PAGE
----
Darnielle has a tendency to punctuate the ending of his songs with an emphatic “Yeah!” or “Okay!” It seems like it happens whenever he has finished with the lyrics but isn’t done riding the wave of the song’s emotion. In the early days, this overflow of energy often resulted in Darnielle strumming a single chord faster and faster — the driver of a tractor-trailer whose brakes have gone out. For my money, “Jenny” has the best punctuation of any song in the catalog, careening giddily into the outro: “Hi diddle dee dee! Goddamn! The pirate’s life for me!”
This was hilarious, mysterious, unlike anything I’d ever heard. I turned the album off, and I called my best friend Bryan. When he picked up, I was already shouting. I told him I had just heard a song that changed my life, and I was on my way to pick him up so I could show him. This was the first time a song has done that to me: It gave me something that I knew had to be shared. It felt urgent. Bryan and I drove around for hours that evening with the album on an endless loop, always playing “Jenny” twice.
Darnielle wrote All Hail West Texas in the span of a week while his wife was away at hockey camp. During the day, he wrote lyrics on orientation handouts from his new job, and in the evenings, the TV played baseball or old slasher movies on mute while he recorded songs. His guiding principle at the time was the same then as it had been for the decade he had recorded under the Mountain Goats moniker: to spend as little time as possible between writing and recording. In the liner notes to the 2013 vinyl reissue of All Hail, Darnielle says that “all the takes were live within minutes of having written the songs.”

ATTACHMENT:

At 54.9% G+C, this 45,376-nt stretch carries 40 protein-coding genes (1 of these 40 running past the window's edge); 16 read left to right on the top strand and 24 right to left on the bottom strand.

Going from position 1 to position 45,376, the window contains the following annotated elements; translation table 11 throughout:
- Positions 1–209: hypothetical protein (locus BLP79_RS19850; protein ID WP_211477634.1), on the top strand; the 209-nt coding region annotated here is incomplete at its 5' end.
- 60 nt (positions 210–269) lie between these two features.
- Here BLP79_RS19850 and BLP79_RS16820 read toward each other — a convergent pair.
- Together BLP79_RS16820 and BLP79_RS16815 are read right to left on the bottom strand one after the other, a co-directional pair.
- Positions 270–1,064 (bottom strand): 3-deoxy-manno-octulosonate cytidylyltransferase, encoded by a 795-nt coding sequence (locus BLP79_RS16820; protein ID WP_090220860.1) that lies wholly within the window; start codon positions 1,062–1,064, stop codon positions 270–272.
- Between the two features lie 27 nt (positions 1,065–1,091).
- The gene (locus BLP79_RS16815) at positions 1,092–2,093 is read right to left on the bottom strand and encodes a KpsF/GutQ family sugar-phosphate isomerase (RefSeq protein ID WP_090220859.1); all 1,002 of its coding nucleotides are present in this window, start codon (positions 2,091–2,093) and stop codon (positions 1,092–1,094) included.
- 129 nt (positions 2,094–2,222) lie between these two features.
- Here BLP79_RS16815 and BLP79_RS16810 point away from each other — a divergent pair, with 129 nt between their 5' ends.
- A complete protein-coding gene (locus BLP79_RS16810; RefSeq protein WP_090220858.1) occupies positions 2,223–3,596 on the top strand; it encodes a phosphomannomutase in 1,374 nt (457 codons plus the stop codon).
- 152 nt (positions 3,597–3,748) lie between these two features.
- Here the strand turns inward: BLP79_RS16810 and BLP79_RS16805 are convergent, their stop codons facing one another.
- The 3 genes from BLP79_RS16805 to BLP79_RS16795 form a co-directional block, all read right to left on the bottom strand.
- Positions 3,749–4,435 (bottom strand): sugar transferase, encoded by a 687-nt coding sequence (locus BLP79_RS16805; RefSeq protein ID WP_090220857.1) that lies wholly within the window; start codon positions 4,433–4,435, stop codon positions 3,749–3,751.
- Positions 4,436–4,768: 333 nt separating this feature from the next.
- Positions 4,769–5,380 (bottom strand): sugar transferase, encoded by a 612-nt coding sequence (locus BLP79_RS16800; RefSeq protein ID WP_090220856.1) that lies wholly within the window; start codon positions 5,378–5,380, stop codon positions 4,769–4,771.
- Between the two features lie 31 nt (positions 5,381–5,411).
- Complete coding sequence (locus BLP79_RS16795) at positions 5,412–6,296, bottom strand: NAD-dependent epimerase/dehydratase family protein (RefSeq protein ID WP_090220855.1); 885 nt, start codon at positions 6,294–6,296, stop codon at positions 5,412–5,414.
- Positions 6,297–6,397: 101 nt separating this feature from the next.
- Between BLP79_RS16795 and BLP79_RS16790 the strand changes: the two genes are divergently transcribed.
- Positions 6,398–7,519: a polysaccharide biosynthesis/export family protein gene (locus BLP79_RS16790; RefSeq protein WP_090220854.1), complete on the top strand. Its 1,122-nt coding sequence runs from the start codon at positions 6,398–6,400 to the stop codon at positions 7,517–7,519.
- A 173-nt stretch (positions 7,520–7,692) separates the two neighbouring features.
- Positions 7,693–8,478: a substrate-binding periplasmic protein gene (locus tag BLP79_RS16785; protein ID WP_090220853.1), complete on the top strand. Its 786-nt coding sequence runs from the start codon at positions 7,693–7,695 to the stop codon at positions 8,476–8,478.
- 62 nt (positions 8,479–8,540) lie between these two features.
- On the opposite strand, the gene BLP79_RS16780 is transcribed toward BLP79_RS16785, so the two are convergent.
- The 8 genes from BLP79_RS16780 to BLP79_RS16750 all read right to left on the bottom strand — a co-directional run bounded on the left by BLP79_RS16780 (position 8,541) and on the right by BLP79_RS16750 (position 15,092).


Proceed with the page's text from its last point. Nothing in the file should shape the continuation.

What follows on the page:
Darnielle’s approach to songwriting is akin to building a fire by rubbing two sticks together: If you simply get down to the work, a spark will eventually appear. On an episode of I Only Listen To The Mountain Goats, the podcast on which he went song-by-song through All Hail West Texas, he cuts off a conversation about his process, saying, “My creative process is: I sit down and I start working. That’s all there is to it.” Guitar isn’t Darnielle’s first instrument — piano is — and in the earliest recordings you can hear him struggling to keep up with himself, trying to play through the songs before he’s quite got the hang of the chords. Immediacy was an essential part of the final product. The song had to maintain a sense of the energy generated in its creation. If he determined that the final product lacked that energy, the song was discarded.
In service of this immediacy, Darnielle’s preferred method of recording was a Panasonic RX-FT500 boombox, a poorly designed product of the ’80s that had an internal condenser mic too close to the machine’s moving parts. The condenser mic did not condense, which meant the recorded sound changed dramatically based on how close you were to the boombox and how loud you were. The Coroner’s Gambit, the album directly preceding All Hail, opens with “Jaipur,” where the guitar sounds like it is pushing something in the Panasonic into the red, threatening to explode. When Darnielle worked himself up into a fervor, the boombox registered the intensity, spitting and hissing in protest.